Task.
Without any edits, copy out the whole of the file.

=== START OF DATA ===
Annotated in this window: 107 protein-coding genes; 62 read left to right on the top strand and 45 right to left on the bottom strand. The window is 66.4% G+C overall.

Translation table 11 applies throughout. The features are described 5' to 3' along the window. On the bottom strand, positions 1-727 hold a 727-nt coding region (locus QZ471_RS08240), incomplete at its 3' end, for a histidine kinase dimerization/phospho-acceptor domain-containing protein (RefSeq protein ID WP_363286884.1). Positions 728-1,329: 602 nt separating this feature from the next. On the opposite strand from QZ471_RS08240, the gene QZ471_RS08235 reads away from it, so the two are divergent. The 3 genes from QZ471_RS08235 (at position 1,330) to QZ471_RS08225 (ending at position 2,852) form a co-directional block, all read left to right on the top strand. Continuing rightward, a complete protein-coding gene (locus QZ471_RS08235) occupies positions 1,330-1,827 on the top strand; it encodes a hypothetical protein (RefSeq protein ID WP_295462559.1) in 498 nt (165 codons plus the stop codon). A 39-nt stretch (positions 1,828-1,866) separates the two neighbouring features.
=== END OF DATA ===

Annotated in this window: 107 protein-coding genes; 62 read left to right on the top strand and 45 right to left on the bottom strand. The window is 66.4% G+C overall.

Translation table 11 applies throughout. The features are described 5' to 3' along the window. On the bottom strand, positions 1-727 hold a 727-nt coding region (locus QZ471_RS08240), incomplete at its 3' end, for a histidine kinase dimerization/phospho-acceptor domain-containing protein (RefSeq protein ID WP_363286884.1). Positions 728-1,329: 602 nt separating this feature from the next. On the opposite strand from QZ471_RS08240, the gene QZ471_RS08235 reads away from it, so the two are divergent. The 3 genes from QZ471_RS08235 (at position 1,330) to QZ471_RS08225 (ending at position 2,852) form a co-directional block, all read left to right on the top strand. Continuing rightward, a complete protein-coding gene (locus QZ471_RS08235) occupies positions 1,330-1,827 on the top strand; it encodes a hypothetical protein (RefSeq protein ID WP_295462559.1) in 498 nt (165 codons plus the stop codon). A 39-nt stretch (positions 1,828-1,866) separates the two neighbouring features.